An Udasi saint and direct descendant of Guru Nanak named Sukhbasi Ram Bedi (1758–1848) was responsible for authoring literary work in verse titled Guru Nanak Bans Prakash documenting the life of Guru Nanak and his descendants.[25]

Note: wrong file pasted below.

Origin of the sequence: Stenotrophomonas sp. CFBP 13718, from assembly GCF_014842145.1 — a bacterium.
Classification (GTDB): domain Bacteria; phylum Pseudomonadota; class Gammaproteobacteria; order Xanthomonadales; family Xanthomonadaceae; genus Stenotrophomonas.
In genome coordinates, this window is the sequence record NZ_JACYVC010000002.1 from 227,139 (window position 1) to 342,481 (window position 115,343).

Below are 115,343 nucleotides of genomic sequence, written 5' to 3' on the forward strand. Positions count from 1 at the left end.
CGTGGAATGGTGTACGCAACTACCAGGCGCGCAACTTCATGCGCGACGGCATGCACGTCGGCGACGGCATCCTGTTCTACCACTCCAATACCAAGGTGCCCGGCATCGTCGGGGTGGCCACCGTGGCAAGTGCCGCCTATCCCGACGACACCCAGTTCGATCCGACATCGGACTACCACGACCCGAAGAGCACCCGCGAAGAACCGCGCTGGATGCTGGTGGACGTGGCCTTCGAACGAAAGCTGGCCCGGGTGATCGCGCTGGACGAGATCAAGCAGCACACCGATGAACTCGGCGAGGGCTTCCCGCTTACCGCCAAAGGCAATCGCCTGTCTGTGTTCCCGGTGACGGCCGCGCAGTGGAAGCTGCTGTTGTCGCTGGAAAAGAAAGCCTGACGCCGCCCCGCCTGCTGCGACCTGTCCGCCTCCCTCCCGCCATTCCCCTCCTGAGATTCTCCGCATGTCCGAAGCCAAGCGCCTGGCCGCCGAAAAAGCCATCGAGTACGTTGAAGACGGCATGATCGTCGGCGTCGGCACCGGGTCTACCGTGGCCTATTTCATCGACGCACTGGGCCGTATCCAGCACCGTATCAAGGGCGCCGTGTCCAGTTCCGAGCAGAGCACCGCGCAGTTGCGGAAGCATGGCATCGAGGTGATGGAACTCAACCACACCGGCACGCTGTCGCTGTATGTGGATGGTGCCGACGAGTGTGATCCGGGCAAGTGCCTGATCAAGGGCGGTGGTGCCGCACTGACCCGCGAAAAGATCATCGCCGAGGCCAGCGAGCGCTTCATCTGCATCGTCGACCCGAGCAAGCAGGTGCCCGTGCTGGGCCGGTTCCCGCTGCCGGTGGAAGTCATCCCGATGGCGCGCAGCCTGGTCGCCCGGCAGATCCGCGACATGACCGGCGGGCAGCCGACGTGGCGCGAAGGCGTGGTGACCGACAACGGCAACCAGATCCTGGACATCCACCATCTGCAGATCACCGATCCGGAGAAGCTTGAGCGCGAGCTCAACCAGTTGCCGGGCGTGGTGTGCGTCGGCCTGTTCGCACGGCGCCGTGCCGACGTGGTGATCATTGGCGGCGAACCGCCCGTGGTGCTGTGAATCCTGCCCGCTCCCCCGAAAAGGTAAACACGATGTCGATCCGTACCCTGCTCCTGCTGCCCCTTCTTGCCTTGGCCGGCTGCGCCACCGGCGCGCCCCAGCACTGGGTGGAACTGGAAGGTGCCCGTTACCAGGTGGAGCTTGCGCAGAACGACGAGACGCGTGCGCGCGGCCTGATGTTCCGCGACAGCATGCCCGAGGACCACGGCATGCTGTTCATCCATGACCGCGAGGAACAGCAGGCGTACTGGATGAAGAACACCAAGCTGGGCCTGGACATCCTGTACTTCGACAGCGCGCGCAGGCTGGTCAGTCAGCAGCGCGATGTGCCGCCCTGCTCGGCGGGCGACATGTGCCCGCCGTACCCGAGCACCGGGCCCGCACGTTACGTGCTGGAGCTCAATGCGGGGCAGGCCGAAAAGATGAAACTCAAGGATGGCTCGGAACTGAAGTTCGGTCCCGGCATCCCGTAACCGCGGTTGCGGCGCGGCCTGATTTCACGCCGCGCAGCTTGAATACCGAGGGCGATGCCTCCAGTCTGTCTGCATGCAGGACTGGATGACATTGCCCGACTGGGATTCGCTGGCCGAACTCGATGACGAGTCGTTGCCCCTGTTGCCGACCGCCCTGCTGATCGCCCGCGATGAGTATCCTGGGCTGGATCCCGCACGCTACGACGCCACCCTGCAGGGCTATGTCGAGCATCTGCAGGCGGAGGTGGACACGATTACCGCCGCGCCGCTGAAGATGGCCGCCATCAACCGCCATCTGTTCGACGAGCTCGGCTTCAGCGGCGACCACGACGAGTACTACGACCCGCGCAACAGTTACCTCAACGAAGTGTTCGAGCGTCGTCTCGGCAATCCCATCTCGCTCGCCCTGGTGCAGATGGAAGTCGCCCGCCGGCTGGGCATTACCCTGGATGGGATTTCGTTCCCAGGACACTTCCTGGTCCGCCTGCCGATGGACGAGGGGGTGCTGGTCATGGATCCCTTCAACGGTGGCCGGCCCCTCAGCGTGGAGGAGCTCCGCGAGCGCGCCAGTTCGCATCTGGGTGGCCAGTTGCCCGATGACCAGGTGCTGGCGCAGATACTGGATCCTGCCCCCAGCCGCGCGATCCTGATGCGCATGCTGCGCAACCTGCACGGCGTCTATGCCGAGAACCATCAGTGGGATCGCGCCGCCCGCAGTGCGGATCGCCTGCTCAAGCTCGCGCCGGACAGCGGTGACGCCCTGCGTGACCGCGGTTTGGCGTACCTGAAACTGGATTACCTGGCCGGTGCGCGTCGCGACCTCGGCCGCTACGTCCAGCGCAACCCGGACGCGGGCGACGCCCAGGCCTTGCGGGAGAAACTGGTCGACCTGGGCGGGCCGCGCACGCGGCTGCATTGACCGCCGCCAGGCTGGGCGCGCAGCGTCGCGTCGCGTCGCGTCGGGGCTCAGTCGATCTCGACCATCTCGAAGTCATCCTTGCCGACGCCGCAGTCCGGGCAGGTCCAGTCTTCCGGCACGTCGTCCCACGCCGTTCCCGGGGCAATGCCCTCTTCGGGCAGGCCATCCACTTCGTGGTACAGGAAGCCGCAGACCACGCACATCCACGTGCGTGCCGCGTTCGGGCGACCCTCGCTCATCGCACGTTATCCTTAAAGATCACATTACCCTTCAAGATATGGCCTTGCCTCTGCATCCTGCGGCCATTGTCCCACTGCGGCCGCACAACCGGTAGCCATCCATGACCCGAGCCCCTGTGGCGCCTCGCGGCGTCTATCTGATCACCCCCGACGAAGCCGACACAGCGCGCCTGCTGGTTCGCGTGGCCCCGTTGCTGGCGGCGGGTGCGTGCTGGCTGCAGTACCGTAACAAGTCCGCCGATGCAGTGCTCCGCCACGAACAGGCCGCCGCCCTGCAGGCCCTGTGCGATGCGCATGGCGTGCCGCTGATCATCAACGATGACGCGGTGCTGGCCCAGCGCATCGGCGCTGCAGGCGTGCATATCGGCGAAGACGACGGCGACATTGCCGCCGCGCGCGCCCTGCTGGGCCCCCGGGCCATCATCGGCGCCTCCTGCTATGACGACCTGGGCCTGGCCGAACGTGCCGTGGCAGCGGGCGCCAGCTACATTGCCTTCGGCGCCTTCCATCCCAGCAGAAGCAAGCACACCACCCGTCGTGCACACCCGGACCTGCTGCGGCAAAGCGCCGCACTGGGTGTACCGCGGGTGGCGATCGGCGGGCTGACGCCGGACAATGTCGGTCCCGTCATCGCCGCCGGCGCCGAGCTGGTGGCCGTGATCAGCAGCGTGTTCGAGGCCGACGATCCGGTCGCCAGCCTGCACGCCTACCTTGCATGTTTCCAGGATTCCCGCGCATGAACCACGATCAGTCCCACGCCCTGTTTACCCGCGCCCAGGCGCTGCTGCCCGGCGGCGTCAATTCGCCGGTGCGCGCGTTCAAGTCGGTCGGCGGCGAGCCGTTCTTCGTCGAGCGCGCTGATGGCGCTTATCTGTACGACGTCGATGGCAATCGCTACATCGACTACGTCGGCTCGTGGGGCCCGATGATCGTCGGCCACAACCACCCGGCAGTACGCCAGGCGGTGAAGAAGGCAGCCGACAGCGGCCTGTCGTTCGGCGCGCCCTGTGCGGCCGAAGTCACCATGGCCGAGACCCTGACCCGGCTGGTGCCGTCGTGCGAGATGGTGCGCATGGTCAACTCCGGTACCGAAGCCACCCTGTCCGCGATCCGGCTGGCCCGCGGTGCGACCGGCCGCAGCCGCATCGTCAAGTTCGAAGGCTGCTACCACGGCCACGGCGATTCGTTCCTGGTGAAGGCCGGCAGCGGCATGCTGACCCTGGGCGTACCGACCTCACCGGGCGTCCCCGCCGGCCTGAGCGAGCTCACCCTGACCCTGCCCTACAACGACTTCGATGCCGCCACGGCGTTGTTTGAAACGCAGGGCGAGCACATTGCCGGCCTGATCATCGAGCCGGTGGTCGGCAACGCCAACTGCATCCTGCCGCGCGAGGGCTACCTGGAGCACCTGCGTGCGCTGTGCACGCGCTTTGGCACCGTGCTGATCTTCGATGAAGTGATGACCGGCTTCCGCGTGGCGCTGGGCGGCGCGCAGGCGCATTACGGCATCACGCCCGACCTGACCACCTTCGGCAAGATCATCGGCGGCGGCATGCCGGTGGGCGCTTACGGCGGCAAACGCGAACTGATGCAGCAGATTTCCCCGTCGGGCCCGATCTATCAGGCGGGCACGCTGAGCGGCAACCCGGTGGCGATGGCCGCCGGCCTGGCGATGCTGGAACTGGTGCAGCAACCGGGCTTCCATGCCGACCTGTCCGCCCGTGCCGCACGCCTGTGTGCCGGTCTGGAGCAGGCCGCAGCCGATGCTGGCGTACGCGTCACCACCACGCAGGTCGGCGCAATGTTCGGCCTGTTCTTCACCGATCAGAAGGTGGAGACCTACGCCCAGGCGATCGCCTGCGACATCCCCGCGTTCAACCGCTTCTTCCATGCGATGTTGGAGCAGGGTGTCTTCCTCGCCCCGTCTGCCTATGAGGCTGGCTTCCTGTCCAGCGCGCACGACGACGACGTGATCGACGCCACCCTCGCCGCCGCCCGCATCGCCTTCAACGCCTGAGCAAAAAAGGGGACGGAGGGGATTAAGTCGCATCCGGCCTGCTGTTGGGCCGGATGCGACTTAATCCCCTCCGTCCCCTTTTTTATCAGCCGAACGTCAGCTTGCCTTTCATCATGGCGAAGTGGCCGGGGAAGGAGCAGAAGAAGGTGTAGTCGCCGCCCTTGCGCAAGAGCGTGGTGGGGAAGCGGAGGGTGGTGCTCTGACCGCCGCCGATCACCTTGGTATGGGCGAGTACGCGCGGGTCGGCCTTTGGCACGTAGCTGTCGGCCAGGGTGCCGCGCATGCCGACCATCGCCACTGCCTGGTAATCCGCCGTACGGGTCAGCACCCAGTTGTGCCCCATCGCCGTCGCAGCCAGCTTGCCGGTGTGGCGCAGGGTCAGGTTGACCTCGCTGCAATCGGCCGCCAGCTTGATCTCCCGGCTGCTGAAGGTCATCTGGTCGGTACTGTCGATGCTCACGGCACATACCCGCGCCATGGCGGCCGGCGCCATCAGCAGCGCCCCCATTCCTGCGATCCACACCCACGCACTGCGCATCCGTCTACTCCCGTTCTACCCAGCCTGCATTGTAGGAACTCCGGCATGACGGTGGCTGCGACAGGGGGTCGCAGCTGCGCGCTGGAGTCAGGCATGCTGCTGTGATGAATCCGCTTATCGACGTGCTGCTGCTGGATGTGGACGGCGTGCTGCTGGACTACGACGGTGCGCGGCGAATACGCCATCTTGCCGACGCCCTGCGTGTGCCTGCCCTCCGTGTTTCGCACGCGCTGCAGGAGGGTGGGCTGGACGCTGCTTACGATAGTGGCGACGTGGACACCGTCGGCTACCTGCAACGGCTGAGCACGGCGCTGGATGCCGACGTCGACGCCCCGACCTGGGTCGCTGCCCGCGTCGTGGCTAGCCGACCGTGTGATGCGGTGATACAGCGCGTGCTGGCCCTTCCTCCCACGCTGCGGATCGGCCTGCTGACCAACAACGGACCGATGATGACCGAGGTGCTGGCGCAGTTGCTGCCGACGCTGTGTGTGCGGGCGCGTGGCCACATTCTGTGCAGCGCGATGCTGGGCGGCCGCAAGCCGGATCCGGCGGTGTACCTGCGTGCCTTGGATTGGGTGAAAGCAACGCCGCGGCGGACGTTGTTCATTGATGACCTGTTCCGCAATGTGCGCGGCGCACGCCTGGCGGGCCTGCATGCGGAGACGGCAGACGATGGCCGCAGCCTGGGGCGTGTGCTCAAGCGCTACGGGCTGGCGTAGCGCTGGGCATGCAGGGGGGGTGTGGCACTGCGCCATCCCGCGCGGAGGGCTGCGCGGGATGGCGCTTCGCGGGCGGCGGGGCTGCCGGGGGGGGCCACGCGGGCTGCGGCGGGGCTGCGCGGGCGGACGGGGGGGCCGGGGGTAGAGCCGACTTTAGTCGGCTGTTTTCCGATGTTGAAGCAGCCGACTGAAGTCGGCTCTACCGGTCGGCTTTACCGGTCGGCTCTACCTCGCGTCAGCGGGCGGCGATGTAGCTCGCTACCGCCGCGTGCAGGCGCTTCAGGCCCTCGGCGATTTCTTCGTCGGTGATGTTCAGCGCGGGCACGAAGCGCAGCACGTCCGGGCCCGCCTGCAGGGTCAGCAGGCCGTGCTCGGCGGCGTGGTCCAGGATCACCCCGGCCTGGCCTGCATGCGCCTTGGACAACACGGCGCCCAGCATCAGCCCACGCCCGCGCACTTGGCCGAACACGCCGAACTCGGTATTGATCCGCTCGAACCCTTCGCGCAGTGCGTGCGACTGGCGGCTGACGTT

Today's Udasi are predominantly located in northwestern India, especially around Punjab, Haryana, Gujarat, and cities like Haridwar and New Delhi; they are divided into three major groups:

  • Niya (New) Udasi Panchayati Akarda
  • Bara (Big) Udasi Panchayati Akarda
  • Nirmal Udasi Panachayati Akarda

In Sindh[edit]